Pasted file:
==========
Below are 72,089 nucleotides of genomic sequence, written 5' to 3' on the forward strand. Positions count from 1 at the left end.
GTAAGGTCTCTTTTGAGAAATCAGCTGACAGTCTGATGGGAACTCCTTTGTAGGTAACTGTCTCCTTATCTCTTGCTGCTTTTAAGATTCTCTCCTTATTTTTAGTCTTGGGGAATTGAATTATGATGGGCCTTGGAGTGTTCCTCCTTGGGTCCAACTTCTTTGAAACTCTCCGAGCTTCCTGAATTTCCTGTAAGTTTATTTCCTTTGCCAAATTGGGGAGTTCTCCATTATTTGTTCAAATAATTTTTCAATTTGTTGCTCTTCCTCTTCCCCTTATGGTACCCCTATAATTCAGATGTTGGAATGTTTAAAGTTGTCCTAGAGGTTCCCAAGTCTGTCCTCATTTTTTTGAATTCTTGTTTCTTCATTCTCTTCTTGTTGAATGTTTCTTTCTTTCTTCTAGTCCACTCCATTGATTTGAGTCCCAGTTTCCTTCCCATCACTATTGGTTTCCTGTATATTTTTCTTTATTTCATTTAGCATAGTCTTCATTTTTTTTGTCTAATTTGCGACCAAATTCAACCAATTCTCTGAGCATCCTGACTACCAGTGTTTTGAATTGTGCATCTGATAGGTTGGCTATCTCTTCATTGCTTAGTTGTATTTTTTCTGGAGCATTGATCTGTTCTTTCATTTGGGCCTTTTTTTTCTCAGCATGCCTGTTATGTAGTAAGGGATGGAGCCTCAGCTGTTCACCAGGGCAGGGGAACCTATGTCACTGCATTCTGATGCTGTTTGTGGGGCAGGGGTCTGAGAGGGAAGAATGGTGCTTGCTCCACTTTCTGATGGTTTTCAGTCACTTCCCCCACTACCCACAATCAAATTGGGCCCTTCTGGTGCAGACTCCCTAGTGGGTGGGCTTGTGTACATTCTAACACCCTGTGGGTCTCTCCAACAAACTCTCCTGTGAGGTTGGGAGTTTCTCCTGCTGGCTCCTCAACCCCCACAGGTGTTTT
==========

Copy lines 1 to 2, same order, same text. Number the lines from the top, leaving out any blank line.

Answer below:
Below are 72,089 nucleotides of genomic sequence, written 5' to 3' on the forward strand. Positions count from 1 at the left end.
GTAAGGTCTCTTTTGAGAAATCAGCTGACAGTCTGATGGGAACTCCTTTGTAGGTAACTGTCTCCTTATCTCTTGCTGCTTTTAAGATTCTCTCCTTATTTTTAGTCTTGGGGAATTGAATTATGATGGGCCTTGGAGTGTTCCTCCTTGGGTCCAACTTCTTTGAAACTCTCCGAGCTTCCTGAATTTCCTGTAAGTTTATTTCCTTTGCCAAATTGGGGAGTTCTCCATTATTTGTTCAAATAATTTTTCAATTTGTTGCTCTTCCTCTTCCCCTTATGGTACCCCTATAATTCAGATGTTGGAATGTTTAAAGTTGTCCTAGAGGTTCCCAAGTCTGTCCTCATTTTTTTGAATTCTTGTTTCTTCATTCTCTTCTTGTTGAATGTTTCTTTCTTTCTTCTAGTCCACTCCATTGATTTGAGTCCCAGTTTCCTTCCCATCACTATTGGTTTCCTGTATATTTTTCTTTATTTCATTTAGCATAGTCTTCATTTTTTTTGTCTAATTTGCGACCAAATTCAACCAATTCTCTGAGCATCCTGACTACCAGTGTTTTGAATTGTGCATCTGATAGGTTGGCTATCTCTTCATTGCTTAGTTGTATTTTTTCTGGAGCATTGATCTGTTCTTTCATTTGGGCCTTTTTTTTCTCAGCATGCCTGTTATGTAGTAAGGGATGGAGCCTCAGCTGTTCACCAGGGCAGGGGAACCTATGTCACTGCATTCTGATGCTGTTTGTGGGGCAGGGGTCTGAGAGGGAAGAATGGTGCTTGCTCCACTTTCTGATGGTTTTCAGTCACTTCCCCCACTACCCACAATCAAATTGGGCCCTTCTGGTGCAGACTCCCTAGTGGGTGGGCTTGTGTACATTCTAACACCCTGTGGGTCTCTCCAACAAACTCTCCTGTGAGGTTGGGAGTTTCTCCTGCTGGCTCCTCAACCCCCACAGGTGTTTT